The continent’s leaders must sustain the momentum and gird their loins to ensure that what has been agreed upon must be implemented without further delay.  The first port of call would be to work on projects that have been identified in the region, and these range from the power and energy sectors, water, construction, roads, railways and ports to health and social programmes that will improve the lives of the people on the continent.

As experts mentioned during the meeting in Addis Ababa this week, there are vast opportunities in the Democratic Republic of Congo (DRC) which has rare minerals such as coltan, which is vital in the information communication technology industry, as well as cobalt.  The DRC also has vast electricity potential on the proposed Grand Inga Scheme which can provide power for the entire continent.

There are vast oil and gas deposits in countries such as Equatorial Guinea, Ghana, Nigeria, South Sudan, Mozambique, and Kenya, just to mention a few countries, and there is no reason why these must not be exploited for the betterment of the people on the continent, a majority of whom still lack access to energy.  Exploiting gas and using it as form of energy has the added benefit stopping desertification on the continent, where the majority of the people still use wood as fuel for cooking.  

Experts say Southern Africa alone is most likely sitting on massive natural gas reserves of more than 600 trillion cubic feet which the region must exploit to reduce a heavy reliance on biomass energy and wood.

Again there is a need for countries on the continent, working with partners like the African Development Bank (AfDB), to implement these projects and ensure there is more power for industrial development.  There is no doubt that without power, there won’t be any industrialisation and beneficiation to talk about.

Solar power must also be pursued as an alternative form of energy for lighting, especially in rural areas that are off the main power grids. The continent enjoys abundant sunshine throughout the year but sadly, hasn’t taken advantage of this God-given resource to light up homes.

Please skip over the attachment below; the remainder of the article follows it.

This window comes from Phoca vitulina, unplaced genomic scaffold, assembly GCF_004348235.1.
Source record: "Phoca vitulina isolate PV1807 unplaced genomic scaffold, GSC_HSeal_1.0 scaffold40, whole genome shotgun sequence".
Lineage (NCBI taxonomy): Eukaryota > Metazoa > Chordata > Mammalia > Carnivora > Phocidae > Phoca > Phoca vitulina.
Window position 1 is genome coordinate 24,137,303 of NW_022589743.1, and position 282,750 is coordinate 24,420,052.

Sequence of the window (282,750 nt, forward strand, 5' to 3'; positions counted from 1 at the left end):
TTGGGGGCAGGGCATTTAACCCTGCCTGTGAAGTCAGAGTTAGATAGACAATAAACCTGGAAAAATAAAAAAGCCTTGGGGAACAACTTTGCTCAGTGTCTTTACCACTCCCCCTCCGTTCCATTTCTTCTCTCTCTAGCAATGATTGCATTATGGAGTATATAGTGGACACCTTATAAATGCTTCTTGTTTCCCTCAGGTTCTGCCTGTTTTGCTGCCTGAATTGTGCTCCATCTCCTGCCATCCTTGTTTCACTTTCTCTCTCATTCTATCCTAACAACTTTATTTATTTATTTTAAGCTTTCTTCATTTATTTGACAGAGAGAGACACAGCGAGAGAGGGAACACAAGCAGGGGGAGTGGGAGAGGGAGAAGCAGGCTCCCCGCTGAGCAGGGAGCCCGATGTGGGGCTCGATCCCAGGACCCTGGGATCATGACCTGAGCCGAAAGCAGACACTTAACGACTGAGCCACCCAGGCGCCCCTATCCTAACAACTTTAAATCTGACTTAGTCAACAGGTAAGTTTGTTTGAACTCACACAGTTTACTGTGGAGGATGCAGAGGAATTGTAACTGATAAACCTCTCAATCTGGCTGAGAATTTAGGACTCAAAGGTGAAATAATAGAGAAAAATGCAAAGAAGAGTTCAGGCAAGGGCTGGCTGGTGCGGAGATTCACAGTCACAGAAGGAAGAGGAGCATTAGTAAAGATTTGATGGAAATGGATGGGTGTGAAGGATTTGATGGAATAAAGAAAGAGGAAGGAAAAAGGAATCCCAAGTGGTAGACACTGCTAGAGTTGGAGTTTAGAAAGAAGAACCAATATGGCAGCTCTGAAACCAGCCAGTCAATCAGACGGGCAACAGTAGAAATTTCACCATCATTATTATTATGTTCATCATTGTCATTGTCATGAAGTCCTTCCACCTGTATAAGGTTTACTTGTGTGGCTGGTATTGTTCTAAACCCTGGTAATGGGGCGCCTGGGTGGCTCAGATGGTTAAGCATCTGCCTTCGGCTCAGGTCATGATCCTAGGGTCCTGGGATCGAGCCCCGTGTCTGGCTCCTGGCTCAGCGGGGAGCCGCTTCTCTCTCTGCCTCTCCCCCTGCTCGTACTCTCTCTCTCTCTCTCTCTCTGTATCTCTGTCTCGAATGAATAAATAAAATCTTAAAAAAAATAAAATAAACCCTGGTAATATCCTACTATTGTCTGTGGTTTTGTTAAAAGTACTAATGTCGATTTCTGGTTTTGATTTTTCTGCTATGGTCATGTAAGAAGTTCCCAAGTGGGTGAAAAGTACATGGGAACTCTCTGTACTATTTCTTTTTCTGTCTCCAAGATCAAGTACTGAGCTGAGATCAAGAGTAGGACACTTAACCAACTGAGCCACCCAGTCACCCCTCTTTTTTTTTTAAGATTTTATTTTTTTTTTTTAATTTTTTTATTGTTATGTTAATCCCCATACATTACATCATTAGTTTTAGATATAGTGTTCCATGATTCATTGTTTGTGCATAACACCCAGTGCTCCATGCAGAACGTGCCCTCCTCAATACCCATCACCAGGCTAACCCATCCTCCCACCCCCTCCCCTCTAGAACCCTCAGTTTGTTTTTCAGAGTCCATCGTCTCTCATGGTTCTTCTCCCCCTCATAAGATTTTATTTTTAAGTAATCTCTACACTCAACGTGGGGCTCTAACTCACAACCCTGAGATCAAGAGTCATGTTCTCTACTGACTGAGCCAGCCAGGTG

Infrastructure projects like roads, railways, sea and air ports must be speeded up if Africa is to achieve its long cherished goal of economic emancipation. 

There is also the much-talked about univisa which allows for free movement of people in the region to promote trade and tourism and we believe there has not been enough political will to implement this.  Tourism is one of the fastest growing industries in the world and Africa is endowed with flora and fauna that promotes tourism.  A promotion of intra-Africa tourism will go a long way in luring tourists from abroad to visit the continent and thereby go a long way in developing this industry as a long hanging fruit.

The coming on board of the AfCFTA, we believe, should therefore be used as a catalyst to fuel the industrialisation drive on the continent.

To drive Africa’s industrialisation agenda forward, the media therefore plays a critical role in conscientising politicians, business people, the civil society as well as technical experts on what needs to be done to bring this fruition.  The conveners of the meeting in Addis Ababa this week must therefore be commended for bringing journalists together so that they critically examine areas that Africa must work on in order to reach its fully potential. It is none but ourselves who will create the Africa that we want.